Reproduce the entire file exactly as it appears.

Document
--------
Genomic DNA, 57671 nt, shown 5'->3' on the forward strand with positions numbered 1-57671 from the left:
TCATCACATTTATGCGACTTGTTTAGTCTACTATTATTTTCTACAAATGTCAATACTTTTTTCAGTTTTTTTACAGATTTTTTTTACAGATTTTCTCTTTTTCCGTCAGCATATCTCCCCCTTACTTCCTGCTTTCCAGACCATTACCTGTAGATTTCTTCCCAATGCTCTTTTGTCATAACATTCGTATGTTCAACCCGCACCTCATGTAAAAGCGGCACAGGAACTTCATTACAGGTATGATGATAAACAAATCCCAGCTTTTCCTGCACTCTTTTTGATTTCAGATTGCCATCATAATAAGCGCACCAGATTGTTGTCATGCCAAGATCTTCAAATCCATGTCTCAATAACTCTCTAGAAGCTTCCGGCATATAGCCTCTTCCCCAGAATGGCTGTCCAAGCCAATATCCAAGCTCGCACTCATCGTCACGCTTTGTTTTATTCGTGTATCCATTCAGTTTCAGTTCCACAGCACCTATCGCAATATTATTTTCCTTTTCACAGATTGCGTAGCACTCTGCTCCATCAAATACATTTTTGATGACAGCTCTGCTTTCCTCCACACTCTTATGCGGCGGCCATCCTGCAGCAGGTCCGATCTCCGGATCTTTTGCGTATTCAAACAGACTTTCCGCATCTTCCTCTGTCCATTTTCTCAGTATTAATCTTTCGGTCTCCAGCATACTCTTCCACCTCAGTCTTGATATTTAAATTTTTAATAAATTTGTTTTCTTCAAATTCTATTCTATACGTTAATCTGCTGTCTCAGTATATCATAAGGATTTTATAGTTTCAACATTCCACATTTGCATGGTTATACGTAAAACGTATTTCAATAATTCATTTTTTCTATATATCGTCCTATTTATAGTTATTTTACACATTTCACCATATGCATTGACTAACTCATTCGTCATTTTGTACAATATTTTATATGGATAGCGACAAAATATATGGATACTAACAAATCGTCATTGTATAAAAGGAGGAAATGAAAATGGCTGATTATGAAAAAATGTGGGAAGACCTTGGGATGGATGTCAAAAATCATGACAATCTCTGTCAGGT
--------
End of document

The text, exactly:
Genomic DNA, 57671 nt, shown 5'->3' on the forward strand with positions numbered 1-57671 from the left:
TCATCACATTTATGCGACTTGTTTAGTCTACTATTATTTTCTACAAATGTCAATACTTTTTTCAGTTTTTTTACAGATTTTTTTTACAGATTTTCTCTTTTTCCGTCAGCATATCTCCCCCTTACTTCCTGCTTTCCAGACCATTACCTGTAGATTTCTTCCCAATGCTCTTTTGTCATAACATTCGTATGTTCAACCCGCACCTCATGTAAAAGCGGCACAGGAACTTCATTACAGGTATGATGATAAACAAATCCCAGCTTTTCCTGCACTCTTTTTGATTTCAGATTGCCATCATAATAAGCGCACCAGATTGTTGTCATGCCAAGATCTTCAAATCCATGTCTCAATAACTCTCTAGAAGCTTCCGGCATATAGCCTCTTCCCCAGAATGGCTGTCCAAGCCAATATCCAAGCTCGCACTCATCGTCACGCTTTGTTTTATTCGTGTATCCATTCAGTTTCAGTTCCACAGCACCTATCGCAATATTATTTTCCTTTTCACAGATTGCGTAGCACTCTGCTCCATCAAATACATTTTTGATGACAGCTCTGCTTTCCTCCACACTCTTATGCGGCGGCCATCCTGCAGCAGGTCCGATCTCCGGATCTTTTGCGTATTCAAACAGACTTTCCGCATCTTCCTCTGTCCATTTTCTCAGTATTAATCTTTCGGTCTCCAGCATACTCTTCCACCTCAGTCTTGATATTTAAATTTTTAATAAATTTGTTTTCTTCAAATTCTATTCTATACGTTAATCTGCTGTCTCAGTATATCATAAGGATTTTATAGTTTCAACATTCCACATTTGCATGGTTATACGTAAAACGTATTTCAATAATTCATTTTTTCTATATATCGTCCTATTTATAGTTATTTTACACATTTCACCATATGCATTGACTAACTCATTCGTCATTTTGTACAATATTTTATATGGATAGCGACAAAATATATGGATACTAACAAATCGTCATTGTATAAAAGGAGGAAATGAAAATGGCTGATTATGAAAAAATGTGGGAAGACCTTGGGATGGATGTCAAAAATCATGACAATCTCTGTCAGGT